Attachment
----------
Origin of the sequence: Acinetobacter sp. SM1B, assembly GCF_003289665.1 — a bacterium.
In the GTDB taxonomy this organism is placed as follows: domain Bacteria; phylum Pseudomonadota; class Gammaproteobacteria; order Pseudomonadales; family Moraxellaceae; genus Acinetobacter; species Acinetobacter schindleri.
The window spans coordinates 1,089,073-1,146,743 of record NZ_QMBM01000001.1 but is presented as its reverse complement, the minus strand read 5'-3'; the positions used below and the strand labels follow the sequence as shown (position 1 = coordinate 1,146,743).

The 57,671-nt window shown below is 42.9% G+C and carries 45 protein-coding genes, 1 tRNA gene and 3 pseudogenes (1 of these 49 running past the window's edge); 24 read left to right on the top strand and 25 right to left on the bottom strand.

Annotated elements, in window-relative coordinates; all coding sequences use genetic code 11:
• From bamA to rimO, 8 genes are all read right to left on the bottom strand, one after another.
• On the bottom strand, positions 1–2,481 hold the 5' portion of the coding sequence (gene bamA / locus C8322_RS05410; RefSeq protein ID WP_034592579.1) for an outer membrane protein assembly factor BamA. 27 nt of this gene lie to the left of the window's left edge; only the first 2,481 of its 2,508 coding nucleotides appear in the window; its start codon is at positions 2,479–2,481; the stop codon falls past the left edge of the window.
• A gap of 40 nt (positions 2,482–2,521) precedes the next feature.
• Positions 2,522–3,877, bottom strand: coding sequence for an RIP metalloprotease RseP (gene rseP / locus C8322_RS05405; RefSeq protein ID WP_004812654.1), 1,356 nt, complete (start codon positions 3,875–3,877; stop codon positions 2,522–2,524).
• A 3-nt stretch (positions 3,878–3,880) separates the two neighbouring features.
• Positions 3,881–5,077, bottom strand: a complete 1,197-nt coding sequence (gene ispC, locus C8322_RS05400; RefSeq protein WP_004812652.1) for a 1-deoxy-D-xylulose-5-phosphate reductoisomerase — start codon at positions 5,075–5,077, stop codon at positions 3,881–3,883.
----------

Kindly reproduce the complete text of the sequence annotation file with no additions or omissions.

Origin of the sequence: Acinetobacter sp. SM1B, assembly GCF_003289665.1 — a bacterium.
In the GTDB taxonomy this organism is placed as follows: domain Bacteria; phylum Pseudomonadota; class Gammaproteobacteria; order Pseudomonadales; family Moraxellaceae; genus Acinetobacter; species Acinetobacter schindleri.
The window spans coordinates 1,089,073-1,146,743 of record NZ_QMBM01000001.1 but is presented as its reverse complement, the minus strand read 5'-3'; the positions used below and the strand labels follow the sequence as shown (position 1 = coordinate 1,146,743).

The 57,671-nt window shown below is 42.9% G+C and carries 45 protein-coding genes, 1 tRNA gene and 3 pseudogenes (1 of these 49 running past the window's edge); 24 read left to right on the top strand and 25 right to left on the bottom strand.

Annotated elements, in window-relative coordinates; all coding sequences use genetic code 11:
• From bamA to rimO, 8 genes are all read right to left on the bottom strand, one after another.
• On the bottom strand, positions 1–2,481 hold the 5' portion of the coding sequence (gene bamA / locus C8322_RS05410; RefSeq protein ID WP_034592579.1) for an outer membrane protein assembly factor BamA. 27 nt of this gene lie to the left of the window's left edge; only the first 2,481 of its 2,508 coding nucleotides appear in the window; its start codon is at positions 2,479–2,481; the stop codon falls past the left edge of the window.
• A gap of 40 nt (positions 2,482–2,521) precedes the next feature.
• Positions 2,522–3,877, bottom strand: coding sequence for an RIP metalloprotease RseP (gene rseP / locus C8322_RS05405; RefSeq protein ID WP_004812654.1), 1,356 nt, complete (start codon positions 3,875–3,877; stop codon positions 2,522–2,524).
• A 3-nt stretch (positions 3,878–3,880) separates the two neighbouring features.
• Positions 3,881–5,077, bottom strand: a complete 1,197-nt coding sequence (gene ispC, locus C8322_RS05400; RefSeq protein WP_004812652.1) for a 1-deoxy-D-xylulose-5-phosphate reductoisomerase — start codon at positions 5,075–5,077, stop codon at positions 3,881–3,883.